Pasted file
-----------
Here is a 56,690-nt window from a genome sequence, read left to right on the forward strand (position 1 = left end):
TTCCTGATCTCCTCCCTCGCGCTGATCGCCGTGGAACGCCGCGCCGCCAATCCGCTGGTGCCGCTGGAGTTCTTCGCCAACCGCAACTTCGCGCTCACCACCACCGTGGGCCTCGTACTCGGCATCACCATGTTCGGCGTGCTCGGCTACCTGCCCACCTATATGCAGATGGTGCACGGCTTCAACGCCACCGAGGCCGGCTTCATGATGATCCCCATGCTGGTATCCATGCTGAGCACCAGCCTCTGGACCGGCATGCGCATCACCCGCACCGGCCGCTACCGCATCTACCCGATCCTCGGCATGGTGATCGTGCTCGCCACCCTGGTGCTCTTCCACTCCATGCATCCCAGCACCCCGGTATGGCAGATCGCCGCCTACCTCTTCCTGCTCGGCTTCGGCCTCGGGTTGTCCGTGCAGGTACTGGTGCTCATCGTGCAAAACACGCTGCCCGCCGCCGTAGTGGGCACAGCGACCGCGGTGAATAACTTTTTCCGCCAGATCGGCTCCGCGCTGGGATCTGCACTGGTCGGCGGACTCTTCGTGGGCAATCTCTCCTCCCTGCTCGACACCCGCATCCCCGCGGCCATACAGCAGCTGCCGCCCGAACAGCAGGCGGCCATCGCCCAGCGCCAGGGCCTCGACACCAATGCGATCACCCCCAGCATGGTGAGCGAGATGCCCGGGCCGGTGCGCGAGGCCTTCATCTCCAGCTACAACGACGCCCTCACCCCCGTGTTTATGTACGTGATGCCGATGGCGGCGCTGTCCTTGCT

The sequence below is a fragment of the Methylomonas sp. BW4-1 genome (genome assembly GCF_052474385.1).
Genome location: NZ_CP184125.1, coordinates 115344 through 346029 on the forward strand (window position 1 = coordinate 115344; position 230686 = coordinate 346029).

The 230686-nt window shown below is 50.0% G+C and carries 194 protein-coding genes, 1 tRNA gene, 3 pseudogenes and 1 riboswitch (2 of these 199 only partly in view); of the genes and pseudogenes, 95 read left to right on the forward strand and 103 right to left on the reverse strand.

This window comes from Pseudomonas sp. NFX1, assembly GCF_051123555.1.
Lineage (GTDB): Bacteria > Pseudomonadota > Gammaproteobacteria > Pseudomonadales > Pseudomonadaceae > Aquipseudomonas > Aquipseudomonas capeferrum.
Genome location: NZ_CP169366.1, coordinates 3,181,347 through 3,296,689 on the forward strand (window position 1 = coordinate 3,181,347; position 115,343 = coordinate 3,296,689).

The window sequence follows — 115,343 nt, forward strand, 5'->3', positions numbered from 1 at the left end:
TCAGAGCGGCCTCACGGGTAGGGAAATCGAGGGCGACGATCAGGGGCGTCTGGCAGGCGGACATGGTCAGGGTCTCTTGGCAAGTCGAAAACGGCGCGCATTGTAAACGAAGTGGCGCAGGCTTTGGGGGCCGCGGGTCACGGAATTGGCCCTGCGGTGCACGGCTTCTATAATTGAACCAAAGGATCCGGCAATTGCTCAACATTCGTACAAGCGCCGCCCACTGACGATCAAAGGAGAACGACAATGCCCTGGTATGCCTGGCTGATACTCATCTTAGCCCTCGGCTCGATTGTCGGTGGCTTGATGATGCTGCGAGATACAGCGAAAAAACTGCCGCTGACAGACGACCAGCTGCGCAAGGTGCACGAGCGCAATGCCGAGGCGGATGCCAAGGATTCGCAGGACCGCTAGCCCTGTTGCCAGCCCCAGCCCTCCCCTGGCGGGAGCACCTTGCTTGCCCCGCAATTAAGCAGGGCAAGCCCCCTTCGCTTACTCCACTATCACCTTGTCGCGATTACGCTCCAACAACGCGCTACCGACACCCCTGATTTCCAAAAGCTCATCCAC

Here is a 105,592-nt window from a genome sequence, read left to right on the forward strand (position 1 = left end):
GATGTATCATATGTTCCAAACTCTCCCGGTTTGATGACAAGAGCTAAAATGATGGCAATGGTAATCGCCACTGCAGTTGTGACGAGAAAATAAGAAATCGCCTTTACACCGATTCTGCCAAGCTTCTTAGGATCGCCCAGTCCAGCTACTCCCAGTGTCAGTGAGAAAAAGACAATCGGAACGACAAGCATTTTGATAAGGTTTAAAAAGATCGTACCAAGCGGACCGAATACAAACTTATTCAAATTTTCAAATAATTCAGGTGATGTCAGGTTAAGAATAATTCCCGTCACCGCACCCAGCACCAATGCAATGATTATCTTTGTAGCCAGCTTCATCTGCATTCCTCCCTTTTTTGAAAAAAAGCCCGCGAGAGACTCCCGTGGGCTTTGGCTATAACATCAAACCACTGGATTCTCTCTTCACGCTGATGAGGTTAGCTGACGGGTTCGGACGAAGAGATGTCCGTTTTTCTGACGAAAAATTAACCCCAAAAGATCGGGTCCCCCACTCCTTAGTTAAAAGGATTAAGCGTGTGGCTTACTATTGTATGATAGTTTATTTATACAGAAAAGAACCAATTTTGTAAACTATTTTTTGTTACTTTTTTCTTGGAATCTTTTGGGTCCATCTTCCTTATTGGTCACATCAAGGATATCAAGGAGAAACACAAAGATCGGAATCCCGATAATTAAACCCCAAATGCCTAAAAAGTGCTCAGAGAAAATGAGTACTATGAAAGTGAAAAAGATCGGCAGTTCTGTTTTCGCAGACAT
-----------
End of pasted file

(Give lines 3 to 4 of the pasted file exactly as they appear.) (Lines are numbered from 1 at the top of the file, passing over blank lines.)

The sequence below is a fragment of the Methylomonas sp. BW4-1 genome (genome assembly GCF_052474385.1).
Genome location: NZ_CP184125.1, coordinates 115344 through 346029 on the forward strand (window position 1 = coordinate 115344; position 230686 = coordinate 346029).